2. Jesus Storybook Bible: no purchase necessary if you own this Bible (free printable available, though) for this daily advent reading from the Jesus Storybook Bible.

3. Advent wreath: it may be a fun project to make your own advent wreath as a family; or perhaps you just want to find a nice spot for four candles.  I grew up in a church with advent readings and have such a love for the language and liturgy, but I have struggled with making it accessible for our children.  So, this year, I consulted a variety of advent readings and created a Family Friendly Advent Wreath reading–they are short, clear, and even have some optional (no-prep) activities.  It is absolutely free for my subscribers–if you are already a subscriber, it’ll be in your inbox.  If you aren’t, subscribe here, and you’ll have it in time to start tomorrow!

4. Visit a Live Nativity in your area–this provides an excellent opportunity for questions and discussion throughout the season.

What are you doing to make Him room this advent season?

Does it Cost You Something?

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We meandered through the toy aisle at Target as each of my girls searched for the “wow” item they would place in their Operation Christmas Child shoeboxes.  By the time we had chosen those items and found ourselves choosing crayons, colored, pencils, and then toothbrushes, and soap, Charlotte quietly said, “I wish I was keeping these things.”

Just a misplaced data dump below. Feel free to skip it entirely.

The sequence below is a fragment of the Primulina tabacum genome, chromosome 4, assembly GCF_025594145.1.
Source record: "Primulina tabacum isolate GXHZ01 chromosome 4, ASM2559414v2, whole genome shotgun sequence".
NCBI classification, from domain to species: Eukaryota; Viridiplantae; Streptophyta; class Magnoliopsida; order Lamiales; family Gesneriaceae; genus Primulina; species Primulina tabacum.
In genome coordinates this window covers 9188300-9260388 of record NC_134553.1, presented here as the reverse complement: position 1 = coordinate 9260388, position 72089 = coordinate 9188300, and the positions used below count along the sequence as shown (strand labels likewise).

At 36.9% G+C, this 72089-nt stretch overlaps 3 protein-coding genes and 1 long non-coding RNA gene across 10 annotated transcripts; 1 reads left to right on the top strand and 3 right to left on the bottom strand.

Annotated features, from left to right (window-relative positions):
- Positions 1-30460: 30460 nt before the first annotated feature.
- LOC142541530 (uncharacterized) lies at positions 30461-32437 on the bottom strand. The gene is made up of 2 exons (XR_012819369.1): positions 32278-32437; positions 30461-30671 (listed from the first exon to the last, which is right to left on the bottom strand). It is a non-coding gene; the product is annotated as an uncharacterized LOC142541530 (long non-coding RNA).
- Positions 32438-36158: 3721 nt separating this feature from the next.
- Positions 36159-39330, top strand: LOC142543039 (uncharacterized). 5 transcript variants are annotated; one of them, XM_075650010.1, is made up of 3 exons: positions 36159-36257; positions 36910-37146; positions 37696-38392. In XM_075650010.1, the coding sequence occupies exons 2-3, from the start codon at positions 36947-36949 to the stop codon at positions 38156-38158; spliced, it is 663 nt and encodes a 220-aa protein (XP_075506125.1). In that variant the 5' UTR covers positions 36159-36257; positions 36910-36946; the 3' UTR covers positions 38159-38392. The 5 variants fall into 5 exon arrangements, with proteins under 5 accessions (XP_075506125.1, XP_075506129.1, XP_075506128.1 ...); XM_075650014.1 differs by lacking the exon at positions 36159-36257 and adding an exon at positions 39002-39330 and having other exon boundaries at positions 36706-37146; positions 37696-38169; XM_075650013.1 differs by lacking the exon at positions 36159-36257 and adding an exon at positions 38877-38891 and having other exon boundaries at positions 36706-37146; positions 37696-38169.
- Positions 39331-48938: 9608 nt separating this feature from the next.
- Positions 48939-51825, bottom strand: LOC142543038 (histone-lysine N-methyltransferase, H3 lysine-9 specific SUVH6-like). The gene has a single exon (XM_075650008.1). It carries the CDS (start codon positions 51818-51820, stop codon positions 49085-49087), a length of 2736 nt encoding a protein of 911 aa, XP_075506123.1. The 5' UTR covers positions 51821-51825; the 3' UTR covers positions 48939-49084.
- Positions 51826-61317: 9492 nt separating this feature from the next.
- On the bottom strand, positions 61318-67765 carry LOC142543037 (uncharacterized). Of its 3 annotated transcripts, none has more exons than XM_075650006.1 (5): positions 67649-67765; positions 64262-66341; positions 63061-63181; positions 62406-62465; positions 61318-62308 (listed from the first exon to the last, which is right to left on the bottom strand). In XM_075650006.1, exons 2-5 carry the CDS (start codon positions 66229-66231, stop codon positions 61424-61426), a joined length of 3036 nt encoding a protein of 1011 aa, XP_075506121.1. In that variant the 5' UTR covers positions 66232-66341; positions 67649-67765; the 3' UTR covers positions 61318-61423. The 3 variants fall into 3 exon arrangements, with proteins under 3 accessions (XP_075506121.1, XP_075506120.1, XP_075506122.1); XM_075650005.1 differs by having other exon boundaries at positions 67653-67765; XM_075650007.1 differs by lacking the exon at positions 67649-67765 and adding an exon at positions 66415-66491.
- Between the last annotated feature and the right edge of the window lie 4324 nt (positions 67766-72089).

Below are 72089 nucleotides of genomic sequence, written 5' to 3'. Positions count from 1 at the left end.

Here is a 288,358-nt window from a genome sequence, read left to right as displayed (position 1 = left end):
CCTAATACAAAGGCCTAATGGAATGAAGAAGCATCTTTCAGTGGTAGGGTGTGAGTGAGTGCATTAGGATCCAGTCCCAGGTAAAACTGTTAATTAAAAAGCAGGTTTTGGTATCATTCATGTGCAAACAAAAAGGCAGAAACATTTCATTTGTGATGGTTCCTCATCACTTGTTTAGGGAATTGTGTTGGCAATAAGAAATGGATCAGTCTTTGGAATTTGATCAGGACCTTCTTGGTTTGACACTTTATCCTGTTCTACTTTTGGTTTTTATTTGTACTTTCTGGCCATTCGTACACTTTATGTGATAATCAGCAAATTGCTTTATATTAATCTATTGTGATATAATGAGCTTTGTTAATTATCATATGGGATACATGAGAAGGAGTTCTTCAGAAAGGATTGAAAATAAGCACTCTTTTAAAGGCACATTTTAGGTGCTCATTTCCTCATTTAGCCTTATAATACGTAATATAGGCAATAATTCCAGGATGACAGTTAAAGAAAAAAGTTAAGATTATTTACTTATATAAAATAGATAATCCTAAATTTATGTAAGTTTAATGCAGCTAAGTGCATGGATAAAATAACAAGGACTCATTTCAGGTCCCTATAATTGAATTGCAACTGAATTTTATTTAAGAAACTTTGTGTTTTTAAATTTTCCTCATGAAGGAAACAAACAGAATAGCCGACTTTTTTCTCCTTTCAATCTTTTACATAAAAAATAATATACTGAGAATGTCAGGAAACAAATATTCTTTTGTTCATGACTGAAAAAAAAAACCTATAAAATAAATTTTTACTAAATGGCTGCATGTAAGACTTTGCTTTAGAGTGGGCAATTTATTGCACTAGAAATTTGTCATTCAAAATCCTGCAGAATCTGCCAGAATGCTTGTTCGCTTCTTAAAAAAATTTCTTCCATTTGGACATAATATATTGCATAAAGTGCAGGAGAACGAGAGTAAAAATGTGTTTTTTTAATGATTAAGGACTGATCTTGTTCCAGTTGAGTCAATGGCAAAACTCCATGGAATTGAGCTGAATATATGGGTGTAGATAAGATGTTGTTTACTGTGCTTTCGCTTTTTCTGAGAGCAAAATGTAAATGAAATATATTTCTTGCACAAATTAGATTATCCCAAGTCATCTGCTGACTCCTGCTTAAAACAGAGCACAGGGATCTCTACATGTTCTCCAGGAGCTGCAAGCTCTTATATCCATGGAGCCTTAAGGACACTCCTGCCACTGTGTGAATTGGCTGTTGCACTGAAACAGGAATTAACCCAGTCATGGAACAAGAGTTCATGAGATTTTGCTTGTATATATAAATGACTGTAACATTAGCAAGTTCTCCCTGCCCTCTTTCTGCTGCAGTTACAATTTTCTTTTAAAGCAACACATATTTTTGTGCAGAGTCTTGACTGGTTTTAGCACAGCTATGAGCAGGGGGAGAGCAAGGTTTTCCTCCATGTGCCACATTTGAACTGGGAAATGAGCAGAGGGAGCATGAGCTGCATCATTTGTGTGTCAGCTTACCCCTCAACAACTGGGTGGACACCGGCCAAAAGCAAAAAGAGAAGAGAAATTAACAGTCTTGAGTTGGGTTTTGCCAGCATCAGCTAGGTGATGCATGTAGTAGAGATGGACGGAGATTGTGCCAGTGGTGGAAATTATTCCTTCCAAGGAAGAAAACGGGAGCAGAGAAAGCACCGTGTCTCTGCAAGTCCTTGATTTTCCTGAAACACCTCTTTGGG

My firstborn, Audrey, who always works so hard to say what she believes adults want to hear, replied, “I am thankful for what I already have at home.” I didn’t respond immediately as I was still pondering my response for Charlotte; so, Audrey was sure to repeat herself twice until I confirmed hearing her.

“I’m glad you feel that way, Audrey.  You know Charlotte, it is really good that the things you are choosing are so special that you would want to keep them yourself; that means they will really bless the little girl who receives these gifts.  And, you know what else?”

“What, Momma?” she said, still quietly

“It is okay for it to hurt to give them away–it means we really are making it an offering to God.”

And, mommas, as Christmas lists are being written, Target toy magazine pages are being dog-eared and marked with circles, Black Friday ads are being released, and we’re figuring out what we will get for the teachers this year, I want to encourage my heart and yours, it is okay for it to hurt to give.

Yes, giving is a joy — watching the face of someone as they open a tangible expression of your love for them is precious.  But, our gifts to our friends, family, coworkers, bus-drivers, & mail-carriers, are really expressions of love and gratitude to our Father–the giver of all good things.  And, King David reminded us not to offer to the Lord that which costs us nothing (Read the story in 2 Samuel 24). So, be a good steward; follow the Lord’s leading as you make a Christmas gift-budget, but be willing to sacrifice and hurt a little as you present a pleasing offering to your Father who gave you His best gift.